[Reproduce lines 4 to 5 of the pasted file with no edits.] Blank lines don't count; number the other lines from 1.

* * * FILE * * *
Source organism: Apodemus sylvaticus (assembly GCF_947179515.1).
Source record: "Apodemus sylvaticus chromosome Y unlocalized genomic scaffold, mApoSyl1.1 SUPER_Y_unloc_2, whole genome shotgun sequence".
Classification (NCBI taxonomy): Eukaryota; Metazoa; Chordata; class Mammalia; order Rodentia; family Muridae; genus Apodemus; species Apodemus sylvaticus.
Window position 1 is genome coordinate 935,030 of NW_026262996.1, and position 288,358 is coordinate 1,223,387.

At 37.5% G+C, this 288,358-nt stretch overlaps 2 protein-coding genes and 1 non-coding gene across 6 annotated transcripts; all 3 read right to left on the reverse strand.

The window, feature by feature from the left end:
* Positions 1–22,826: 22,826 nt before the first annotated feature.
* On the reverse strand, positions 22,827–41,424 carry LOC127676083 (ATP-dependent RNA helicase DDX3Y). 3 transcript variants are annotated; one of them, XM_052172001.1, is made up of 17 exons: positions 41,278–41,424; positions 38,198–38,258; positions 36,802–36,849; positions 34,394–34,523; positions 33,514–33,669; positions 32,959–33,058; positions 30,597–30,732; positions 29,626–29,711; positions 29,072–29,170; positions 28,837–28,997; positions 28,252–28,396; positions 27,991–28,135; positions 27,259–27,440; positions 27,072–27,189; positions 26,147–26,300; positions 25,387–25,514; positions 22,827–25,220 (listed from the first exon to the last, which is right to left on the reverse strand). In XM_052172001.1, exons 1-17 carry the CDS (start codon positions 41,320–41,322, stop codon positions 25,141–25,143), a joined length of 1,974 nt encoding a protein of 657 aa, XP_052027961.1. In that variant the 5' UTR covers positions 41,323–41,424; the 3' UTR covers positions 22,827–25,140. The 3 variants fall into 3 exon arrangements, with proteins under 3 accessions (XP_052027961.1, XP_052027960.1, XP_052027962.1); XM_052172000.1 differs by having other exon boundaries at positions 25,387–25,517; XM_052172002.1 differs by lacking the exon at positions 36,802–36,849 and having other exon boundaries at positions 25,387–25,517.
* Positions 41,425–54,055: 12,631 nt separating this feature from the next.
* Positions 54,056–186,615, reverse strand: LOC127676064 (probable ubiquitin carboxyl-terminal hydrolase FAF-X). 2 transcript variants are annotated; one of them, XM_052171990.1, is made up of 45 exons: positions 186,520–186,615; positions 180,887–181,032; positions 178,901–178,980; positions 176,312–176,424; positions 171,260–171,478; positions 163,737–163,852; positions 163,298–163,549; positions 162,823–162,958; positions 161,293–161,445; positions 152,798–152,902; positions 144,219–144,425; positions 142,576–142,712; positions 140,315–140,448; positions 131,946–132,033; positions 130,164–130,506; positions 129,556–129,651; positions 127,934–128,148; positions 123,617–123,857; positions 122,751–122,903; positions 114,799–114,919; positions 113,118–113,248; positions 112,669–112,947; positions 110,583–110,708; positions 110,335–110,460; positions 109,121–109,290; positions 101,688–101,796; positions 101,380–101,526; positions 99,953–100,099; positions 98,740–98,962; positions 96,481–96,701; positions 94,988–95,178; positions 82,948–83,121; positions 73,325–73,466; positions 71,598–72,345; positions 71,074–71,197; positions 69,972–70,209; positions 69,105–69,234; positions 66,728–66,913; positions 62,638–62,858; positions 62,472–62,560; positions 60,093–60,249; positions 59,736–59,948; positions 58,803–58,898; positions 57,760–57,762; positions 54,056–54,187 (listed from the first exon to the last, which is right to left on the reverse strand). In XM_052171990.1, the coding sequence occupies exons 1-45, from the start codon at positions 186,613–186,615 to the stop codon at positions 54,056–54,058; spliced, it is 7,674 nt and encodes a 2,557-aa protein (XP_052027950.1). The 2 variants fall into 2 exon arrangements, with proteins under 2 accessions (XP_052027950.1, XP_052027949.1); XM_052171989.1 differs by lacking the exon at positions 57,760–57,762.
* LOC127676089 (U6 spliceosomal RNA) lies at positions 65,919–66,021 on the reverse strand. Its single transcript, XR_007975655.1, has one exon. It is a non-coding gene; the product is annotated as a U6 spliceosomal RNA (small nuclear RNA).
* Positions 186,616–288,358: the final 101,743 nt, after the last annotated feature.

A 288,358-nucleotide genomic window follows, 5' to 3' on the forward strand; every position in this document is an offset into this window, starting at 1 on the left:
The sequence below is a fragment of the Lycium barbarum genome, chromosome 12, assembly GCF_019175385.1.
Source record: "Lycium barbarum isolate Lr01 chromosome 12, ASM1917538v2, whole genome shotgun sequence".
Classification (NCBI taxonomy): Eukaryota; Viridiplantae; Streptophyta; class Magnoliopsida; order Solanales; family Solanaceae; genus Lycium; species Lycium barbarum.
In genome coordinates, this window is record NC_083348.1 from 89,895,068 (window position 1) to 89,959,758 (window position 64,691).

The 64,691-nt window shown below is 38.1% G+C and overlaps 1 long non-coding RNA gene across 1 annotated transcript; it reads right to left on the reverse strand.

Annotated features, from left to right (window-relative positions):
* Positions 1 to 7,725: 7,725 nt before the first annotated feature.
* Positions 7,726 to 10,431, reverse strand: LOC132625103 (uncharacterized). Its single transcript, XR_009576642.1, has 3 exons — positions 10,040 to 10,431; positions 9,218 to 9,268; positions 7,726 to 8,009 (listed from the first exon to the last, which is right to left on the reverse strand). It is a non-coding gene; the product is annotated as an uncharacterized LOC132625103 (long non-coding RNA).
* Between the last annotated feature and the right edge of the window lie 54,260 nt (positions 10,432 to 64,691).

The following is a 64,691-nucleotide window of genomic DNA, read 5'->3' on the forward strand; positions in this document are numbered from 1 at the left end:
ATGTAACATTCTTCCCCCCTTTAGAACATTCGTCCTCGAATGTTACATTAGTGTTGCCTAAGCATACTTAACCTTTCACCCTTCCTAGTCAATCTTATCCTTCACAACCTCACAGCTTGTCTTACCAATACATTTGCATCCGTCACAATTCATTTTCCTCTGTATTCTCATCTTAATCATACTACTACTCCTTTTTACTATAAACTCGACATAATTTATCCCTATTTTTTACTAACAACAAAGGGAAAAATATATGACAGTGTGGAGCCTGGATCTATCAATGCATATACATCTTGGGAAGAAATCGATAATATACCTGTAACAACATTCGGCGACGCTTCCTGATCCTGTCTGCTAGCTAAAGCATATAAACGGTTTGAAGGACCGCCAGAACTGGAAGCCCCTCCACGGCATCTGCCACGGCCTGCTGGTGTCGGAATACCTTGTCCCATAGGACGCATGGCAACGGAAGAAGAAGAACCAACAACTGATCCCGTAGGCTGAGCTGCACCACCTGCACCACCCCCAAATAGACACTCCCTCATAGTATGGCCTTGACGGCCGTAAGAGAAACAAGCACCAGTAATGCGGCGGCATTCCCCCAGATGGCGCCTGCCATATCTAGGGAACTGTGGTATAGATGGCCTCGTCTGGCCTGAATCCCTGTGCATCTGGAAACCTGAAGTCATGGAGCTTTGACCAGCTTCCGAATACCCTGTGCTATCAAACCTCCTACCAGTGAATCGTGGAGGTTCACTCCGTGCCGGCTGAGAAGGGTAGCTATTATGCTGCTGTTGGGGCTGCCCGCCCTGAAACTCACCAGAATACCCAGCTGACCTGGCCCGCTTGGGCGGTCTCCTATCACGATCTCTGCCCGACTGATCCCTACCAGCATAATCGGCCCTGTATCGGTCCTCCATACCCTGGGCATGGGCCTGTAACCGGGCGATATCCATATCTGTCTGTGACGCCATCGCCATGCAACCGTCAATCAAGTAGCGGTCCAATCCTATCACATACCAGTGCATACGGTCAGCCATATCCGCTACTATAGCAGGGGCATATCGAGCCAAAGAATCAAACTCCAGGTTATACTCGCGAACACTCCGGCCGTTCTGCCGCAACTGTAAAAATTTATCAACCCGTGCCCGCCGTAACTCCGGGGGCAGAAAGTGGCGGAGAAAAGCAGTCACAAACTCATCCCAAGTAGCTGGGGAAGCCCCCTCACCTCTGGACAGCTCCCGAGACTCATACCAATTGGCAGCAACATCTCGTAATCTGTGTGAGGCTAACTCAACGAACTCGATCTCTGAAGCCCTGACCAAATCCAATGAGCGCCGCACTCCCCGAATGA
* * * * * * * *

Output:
Window position 1 is genome coordinate 935,030 of NW_026262996.1, and position 288,358 is coordinate 1,223,387.

At 37.5% G+C, this 288,358-nt stretch overlaps 2 protein-coding genes and 1 non-coding gene across 6 annotated transcripts; all 3 read right to left on the reverse strand.